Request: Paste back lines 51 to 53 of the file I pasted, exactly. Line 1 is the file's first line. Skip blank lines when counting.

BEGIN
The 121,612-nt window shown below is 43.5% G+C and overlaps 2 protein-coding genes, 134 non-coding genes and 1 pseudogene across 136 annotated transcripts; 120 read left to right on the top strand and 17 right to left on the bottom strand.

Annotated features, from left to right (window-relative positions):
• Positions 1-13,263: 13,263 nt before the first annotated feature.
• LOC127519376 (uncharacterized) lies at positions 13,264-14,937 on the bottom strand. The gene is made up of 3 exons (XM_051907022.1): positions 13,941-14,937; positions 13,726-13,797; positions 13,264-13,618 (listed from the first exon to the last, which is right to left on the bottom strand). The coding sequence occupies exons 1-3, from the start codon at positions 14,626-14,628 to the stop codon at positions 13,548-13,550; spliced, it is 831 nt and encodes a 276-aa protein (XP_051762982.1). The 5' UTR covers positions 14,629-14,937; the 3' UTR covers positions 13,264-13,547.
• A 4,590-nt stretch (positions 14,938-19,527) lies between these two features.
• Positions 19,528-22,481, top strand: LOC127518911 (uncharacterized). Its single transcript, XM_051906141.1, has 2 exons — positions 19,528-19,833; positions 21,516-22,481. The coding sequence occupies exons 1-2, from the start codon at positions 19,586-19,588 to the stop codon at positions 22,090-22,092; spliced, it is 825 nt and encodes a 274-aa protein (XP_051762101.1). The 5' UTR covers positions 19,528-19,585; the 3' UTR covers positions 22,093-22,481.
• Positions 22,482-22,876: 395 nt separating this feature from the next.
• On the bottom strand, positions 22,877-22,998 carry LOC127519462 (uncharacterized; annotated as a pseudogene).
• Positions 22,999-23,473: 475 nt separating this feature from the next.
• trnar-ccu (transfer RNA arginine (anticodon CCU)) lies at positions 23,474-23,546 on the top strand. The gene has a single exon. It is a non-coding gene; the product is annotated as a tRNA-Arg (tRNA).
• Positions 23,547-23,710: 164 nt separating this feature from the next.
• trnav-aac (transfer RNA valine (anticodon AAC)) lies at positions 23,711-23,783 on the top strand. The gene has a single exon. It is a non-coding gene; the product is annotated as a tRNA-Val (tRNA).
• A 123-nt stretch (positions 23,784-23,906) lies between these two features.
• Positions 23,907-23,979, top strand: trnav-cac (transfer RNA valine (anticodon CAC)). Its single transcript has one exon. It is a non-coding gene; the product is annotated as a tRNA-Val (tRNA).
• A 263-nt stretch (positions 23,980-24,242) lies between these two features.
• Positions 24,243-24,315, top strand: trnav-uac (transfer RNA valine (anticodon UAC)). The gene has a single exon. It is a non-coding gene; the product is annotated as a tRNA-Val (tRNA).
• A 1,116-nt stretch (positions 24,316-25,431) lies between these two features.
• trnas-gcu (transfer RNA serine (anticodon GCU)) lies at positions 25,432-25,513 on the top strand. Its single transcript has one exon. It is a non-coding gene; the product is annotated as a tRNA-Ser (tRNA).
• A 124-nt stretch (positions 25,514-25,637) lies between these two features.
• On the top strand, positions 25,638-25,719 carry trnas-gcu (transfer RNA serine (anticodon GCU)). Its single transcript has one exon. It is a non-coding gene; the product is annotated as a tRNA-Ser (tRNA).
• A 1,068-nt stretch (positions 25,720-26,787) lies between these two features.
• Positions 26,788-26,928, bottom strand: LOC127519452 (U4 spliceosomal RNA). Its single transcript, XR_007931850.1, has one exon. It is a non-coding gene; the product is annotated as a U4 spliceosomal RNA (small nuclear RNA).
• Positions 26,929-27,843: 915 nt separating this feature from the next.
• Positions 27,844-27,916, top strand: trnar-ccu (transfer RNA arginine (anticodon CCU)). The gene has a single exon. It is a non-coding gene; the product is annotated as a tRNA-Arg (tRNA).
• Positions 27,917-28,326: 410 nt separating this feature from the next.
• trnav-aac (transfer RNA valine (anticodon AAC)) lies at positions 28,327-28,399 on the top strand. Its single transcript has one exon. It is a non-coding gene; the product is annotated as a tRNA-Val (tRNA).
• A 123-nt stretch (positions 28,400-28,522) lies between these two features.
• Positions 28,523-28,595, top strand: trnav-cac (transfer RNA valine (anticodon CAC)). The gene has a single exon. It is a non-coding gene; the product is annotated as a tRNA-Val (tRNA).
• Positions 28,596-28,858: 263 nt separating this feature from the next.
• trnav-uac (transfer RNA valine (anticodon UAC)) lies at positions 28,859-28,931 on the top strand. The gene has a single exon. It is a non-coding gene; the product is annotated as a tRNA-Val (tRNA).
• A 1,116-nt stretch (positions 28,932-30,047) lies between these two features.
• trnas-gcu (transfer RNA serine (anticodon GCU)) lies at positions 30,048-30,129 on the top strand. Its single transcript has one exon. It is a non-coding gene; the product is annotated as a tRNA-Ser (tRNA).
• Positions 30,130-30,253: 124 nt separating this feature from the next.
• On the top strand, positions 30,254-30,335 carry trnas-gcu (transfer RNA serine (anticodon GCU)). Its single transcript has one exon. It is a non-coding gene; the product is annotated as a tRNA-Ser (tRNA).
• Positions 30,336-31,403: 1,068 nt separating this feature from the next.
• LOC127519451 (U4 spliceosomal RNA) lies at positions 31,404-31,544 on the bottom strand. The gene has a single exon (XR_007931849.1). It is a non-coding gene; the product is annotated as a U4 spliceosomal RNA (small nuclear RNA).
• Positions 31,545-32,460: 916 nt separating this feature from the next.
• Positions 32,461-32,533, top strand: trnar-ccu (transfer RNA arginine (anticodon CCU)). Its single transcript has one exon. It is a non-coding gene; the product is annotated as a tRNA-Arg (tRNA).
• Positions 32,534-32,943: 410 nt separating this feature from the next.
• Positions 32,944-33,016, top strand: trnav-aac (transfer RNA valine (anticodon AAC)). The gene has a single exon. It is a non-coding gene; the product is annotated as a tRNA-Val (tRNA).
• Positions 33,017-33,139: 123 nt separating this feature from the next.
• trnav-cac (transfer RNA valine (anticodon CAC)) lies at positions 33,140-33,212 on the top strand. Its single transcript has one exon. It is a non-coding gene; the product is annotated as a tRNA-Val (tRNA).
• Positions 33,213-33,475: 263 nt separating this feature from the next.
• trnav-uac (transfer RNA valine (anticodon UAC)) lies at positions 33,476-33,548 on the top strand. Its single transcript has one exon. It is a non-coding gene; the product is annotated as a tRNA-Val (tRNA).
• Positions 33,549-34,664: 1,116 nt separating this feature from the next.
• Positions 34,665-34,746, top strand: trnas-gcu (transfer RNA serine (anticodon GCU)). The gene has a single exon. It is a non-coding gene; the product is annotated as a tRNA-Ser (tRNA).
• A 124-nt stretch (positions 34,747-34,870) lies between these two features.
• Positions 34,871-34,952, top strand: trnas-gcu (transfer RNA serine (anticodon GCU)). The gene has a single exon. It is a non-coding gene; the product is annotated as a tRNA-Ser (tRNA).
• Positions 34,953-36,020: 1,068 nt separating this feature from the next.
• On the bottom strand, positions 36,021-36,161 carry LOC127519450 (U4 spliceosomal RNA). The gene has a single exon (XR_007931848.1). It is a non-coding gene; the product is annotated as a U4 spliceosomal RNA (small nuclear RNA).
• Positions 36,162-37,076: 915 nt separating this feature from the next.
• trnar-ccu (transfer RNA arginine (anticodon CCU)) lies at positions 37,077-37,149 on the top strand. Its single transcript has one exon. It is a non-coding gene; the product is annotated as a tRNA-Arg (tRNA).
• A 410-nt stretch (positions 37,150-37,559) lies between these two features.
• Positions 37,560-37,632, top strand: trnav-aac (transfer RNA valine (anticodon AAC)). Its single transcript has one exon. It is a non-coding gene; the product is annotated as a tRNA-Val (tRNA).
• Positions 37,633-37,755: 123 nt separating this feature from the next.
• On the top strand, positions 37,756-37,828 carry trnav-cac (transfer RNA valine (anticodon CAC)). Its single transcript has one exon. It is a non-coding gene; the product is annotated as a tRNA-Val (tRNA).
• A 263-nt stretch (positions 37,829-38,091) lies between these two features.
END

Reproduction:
• Positions 36,162-37,076: 915 nt separating this feature from the next.
• trnar-ccu (transfer RNA arginine (anticodon CCU)) lies at positions 37,077-37,149 on the top strand. Its single transcript has one exon. It is a non-coding gene; the product is annotated as a tRNA-Arg (tRNA).
• A 410-nt stretch (positions 37,150-37,559) lies between these two features.